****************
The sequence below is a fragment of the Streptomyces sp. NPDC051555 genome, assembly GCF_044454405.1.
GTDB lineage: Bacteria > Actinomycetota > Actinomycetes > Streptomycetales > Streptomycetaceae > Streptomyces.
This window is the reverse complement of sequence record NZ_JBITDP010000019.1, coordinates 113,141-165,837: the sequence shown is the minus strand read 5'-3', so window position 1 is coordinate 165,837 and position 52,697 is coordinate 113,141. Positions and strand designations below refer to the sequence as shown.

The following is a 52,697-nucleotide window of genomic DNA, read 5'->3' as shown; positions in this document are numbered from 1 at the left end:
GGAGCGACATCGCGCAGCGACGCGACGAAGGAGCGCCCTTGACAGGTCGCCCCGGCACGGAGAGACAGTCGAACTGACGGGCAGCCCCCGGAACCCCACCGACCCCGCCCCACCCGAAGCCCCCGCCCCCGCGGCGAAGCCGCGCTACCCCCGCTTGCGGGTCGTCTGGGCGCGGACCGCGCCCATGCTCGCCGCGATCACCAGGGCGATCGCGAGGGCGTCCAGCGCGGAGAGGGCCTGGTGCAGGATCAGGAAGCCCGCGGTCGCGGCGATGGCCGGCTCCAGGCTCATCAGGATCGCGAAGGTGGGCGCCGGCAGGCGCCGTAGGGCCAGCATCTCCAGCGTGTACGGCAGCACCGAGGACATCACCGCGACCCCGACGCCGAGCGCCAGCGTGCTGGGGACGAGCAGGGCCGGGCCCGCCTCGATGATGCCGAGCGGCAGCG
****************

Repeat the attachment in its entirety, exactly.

The sequence below is a fragment of the Streptomyces sp. NPDC051555 genome, assembly GCF_044454405.1.
GTDB lineage: Bacteria > Actinomycetota > Actinomycetes > Streptomycetales > Streptomycetaceae > Streptomyces.
This window is the reverse complement of sequence record NZ_JBITDP010000019.1, coordinates 113,141-165,837: the sequence shown is the minus strand read 5'-3', so window position 1 is coordinate 165,837 and position 52,697 is coordinate 113,141. Positions and strand designations below refer to the sequence as shown.

The following is a 52,697-nucleotide window of genomic DNA, read 5'->3' as shown; positions in this document are numbered from 1 at the left end:
GGAGCGACATCGCGCAGCGACGCGACGAAGGAGCGCCCTTGACAGGTCGCCCCGGCACGGAGAGACAGTCGAACTGACGGGCAGCCCCCGGAACCCCACCGACCCCGCCCCACCCGAAGCCCCCGCCCCCGCGGCGAAGCCGCGCTACCCCCGCTTGCGGGTCGTCTGGGCGCGGACCGCGCCCATGCTCGCCGCGATCACCAGGGCGATCGCGAGGGCGTCCAGCGCGGAGAGGGCCTGGTGCAGGATCAGGAAGCCCGCGGTCGCGGCGATGGCCGGCTCCAGGCTCATCAGGATCGCGAAGGTGGGCGCCGGCAGGCGCCGTAGGGCCAGCATCTCCAGCGTGTACGGCAGCACCGAGGACATCACCGCGACCCCGACGCCGAGCGCCAGCGTGCTGGGGACGAGCAGGGCCGGGCCCGCCTCGATGATGCCGAGCGGCAGCG